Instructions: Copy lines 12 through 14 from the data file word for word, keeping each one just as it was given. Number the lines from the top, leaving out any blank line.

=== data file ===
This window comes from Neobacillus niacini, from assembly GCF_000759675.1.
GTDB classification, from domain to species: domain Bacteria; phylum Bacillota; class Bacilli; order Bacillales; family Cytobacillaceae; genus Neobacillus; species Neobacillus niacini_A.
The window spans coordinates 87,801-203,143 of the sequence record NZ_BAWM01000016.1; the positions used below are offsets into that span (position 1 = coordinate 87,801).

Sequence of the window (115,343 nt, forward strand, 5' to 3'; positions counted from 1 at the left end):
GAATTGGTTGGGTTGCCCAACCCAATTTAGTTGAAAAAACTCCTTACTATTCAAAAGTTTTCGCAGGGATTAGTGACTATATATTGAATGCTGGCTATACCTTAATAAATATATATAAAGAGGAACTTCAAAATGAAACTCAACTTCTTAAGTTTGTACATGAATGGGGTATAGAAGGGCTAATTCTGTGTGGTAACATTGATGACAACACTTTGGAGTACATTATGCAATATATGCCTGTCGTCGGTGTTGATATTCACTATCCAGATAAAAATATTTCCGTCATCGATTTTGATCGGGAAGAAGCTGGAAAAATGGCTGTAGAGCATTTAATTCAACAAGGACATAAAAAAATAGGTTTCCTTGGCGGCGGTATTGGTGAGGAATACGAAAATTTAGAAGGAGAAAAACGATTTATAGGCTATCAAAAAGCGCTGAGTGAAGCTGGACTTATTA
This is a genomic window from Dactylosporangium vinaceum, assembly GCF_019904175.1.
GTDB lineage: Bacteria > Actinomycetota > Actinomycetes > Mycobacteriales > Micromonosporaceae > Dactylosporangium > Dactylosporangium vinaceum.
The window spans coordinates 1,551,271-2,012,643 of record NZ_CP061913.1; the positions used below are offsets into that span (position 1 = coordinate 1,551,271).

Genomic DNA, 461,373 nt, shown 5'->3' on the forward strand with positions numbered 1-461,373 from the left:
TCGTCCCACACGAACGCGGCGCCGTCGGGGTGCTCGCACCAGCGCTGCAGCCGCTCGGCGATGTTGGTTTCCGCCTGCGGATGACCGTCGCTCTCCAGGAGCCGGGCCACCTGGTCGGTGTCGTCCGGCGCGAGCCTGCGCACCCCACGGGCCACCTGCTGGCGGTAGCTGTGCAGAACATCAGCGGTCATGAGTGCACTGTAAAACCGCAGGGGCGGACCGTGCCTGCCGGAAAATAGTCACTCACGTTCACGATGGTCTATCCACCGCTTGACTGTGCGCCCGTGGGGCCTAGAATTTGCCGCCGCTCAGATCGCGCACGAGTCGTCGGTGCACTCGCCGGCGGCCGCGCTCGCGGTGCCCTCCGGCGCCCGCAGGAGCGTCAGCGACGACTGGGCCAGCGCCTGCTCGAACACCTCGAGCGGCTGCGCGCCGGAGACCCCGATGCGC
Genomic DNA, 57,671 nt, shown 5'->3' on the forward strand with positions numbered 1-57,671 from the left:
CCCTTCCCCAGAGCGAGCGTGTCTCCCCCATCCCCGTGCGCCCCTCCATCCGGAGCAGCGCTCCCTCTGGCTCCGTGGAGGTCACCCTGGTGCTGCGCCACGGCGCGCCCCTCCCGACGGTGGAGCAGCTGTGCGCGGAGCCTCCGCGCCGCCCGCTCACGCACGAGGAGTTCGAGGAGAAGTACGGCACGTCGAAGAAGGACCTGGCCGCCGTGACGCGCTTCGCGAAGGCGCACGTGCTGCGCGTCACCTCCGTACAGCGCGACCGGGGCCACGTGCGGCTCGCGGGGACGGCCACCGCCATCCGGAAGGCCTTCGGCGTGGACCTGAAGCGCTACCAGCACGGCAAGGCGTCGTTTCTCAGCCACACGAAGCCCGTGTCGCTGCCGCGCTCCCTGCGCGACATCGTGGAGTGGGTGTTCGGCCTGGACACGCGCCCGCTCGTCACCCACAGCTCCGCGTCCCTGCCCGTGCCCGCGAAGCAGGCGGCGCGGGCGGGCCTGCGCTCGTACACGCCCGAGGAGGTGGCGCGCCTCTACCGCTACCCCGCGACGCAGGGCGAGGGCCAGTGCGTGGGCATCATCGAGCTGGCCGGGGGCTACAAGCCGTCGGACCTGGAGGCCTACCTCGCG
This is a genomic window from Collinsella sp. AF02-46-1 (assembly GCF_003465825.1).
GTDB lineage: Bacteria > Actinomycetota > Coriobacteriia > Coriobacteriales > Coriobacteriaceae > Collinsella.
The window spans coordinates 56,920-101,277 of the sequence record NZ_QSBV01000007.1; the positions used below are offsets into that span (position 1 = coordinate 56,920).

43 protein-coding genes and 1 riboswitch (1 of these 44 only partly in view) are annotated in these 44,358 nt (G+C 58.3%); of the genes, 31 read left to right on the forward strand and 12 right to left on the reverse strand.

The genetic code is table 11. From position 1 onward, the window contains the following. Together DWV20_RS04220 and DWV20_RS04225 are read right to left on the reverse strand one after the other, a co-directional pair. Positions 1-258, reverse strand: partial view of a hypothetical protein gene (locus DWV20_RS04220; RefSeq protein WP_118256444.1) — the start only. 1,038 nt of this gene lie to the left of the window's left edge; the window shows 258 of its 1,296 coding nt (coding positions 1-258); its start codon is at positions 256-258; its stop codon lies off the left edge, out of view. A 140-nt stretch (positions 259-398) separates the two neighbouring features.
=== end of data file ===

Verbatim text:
CCCTTCCCCAGAGCGAGCGTGTCTCCCCCATCCCCGTGCGCCCCTCCATCCGGAGCAGCGCTCCCTCTGGCTCCGTGGAGGTCACCCTGGTGCTGCGCCACGGCGCGCCCCTCCCGACGGTGGAGCAGCTGTGCGCGGAGCCTCCGCGCCGCCCGCTCACGCACGAGGAGTTCGAGGAGAAGTACGGCACGTCGAAGAAGGACCTGGCCGCCGTGACGCGCTTCGCGAAGGCGCACGTGCTGCGCGTCACCTCCGTACAGCGCGACCGGGGCCACGTGCGGCTCGCGGGGACGGCCACCGCCATCCGGAAGGCCTTCGGCGTGGACCTGAAGCGCTACCAGCACGGCAAGGCGTCGTTTCTCAGCCACACGAAGCCCGTGTCGCTGCCGCGCTCCCTGCGCGACATCGTGGAGTGGGTGTTCGGCCTGGACACGCGCCCGCTCGTCACCCACAGCTCCGCGTCCCTGCCCGTGCCCGCGAAGCAGGCGGCGCGGGCGGGCCTGCGCTCGTACACGCCCGAGGAGGTGGCGCGCCTCTACCGCTACCCCGCGACGCAGGGCGAGGGCCAGTGCGTGGGCATCATCGAGCTGGCCGGGGGCTACAAGCCGTCGGACCTGGAGGCCTACCTCGCG
This is a genomic window from Collinsella sp. AF02-46-1 (assembly GCF_003465825.1).
GTDB lineage: Bacteria > Actinomycetota > Coriobacteriia > Coriobacteriales > Coriobacteriaceae > Collinsella.